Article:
Furthermore, the flexibility of an open system allows L&D teams to grow and diversify their content library exponentially faster than if they had to create and curate content on their own.

Like most LMSs, most LXPs also offer basic reporting and analytics—such as learner usage, activity, and performance. Unlike an LMS, though, LXP reporting includes information from multiple data sources, giving you a more well-rounded understanding of your learners, their progress, and how they’re interacting with content.

Who Needs a Learning Experience Platform?

Generally speaking, LXPs are intended primarily for organizational learning and development—as they’re designed to aggregate, house, and deliver a vast assortment of training spanning teams, departments, and businesses.

What Types of Learning Can a Learning Experience Platform Deliver?

LXPs can host multiple content types, ranging from custom interactive courses and video presentations to curated podcasts and articles. Common, but not standard features, may include

  • Built-in authoring and content management tools
  • The ability to create user profiles and join communities to discuss and share content
  • Mobile-friendly options for on-the-go learning
  • Auto-generated recommendations based on job roles or past learning experiences
  • Self-publishing options depending on user permissions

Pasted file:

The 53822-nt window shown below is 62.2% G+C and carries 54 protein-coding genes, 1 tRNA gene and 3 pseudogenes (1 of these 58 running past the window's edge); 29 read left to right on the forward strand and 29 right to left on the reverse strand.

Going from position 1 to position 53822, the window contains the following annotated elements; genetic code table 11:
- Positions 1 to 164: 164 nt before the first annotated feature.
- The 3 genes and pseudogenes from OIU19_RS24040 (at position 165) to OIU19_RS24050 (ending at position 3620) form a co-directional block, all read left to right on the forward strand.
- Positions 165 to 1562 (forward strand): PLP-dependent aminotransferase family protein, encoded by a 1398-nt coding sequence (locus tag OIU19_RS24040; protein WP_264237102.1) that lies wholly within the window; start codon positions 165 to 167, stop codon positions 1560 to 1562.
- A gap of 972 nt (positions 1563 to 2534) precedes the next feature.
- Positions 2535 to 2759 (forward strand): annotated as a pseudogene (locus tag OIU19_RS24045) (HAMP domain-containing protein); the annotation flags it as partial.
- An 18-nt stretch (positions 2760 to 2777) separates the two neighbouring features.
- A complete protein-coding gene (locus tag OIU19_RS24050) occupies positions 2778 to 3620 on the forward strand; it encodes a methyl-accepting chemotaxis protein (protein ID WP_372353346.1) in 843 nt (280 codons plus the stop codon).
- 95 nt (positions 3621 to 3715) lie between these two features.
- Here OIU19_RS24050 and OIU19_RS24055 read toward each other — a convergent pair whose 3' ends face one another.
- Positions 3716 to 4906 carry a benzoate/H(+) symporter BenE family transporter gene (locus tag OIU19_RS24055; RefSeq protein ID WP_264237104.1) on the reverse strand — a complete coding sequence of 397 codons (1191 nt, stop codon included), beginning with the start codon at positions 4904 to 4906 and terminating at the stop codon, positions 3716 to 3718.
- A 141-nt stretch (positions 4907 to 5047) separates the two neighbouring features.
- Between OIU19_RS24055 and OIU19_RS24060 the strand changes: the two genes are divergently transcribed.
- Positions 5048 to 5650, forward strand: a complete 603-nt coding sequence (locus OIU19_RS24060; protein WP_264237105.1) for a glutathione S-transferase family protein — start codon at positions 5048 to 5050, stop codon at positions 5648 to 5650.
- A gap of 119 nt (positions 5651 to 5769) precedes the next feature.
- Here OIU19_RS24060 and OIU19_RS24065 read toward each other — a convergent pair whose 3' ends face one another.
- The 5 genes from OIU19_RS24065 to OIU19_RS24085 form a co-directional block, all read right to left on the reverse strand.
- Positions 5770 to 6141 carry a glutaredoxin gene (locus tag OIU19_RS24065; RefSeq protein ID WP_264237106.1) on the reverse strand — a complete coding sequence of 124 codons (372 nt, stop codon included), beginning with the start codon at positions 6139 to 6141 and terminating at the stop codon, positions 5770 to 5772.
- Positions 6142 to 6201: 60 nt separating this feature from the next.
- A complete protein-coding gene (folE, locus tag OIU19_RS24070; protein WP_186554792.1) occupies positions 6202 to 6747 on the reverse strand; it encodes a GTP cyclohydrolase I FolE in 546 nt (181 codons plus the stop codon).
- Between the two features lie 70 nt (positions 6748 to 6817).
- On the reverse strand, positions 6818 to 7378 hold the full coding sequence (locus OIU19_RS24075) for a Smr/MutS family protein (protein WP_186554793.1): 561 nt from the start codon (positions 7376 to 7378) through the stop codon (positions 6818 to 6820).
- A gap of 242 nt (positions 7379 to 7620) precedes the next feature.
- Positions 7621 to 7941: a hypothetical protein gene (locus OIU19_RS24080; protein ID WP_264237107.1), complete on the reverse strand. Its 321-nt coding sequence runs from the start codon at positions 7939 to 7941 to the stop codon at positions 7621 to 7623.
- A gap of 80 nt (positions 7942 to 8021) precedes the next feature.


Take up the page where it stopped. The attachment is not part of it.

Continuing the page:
• Automated workflows as learners progress through courses
  • Integrations with other learning tools and platforms.

Do I Need an LXP, LMS, or Both?

Not sure if you need a learning experience platform, learning management system, or both? Use the handy guide below to fit the right fit.

Use an LMS to:

  • Deliver live, in-person training
  • Provide instructor-led training
  • Schedule required training, rooms, and/or resources (e.g. manage waitlists and room occupancy)

Use an LXP to:

  • Deliver just-in-time training
  • Offer performance support
  • Provide coaching or role-play simulations

Integrate an LXP and LMS to:

  • Launch and track LXP-created content in your LMS
  • Link to or embed the LXP as the content library within your LMS
  • Connect all your L&D program data through a learning record store (LRS) and/or learning analytics platform (LAP) for robust reporting and analytics

Creating a Culture of Continuous, Scalable Learning

As the LXP market continues to evolve, you can expect to see new features and capabilities that further enhance organizational learning efforts and the user experience. For organizations looking to create a dynamic, continuous learning culture, having the right training platform is key to creating and delivering L&D programs that are engaging, scalable, and—most important—that meet the needs of both your organization and learners.

Bridge Advanced Video is an easy-to-use, video-based LXP that helps organizations capture, create, and catalog internal knowledge.



Bridge is a learning and performance platform that transforms organizations by bringing together learning, skills and performance in one unified experience.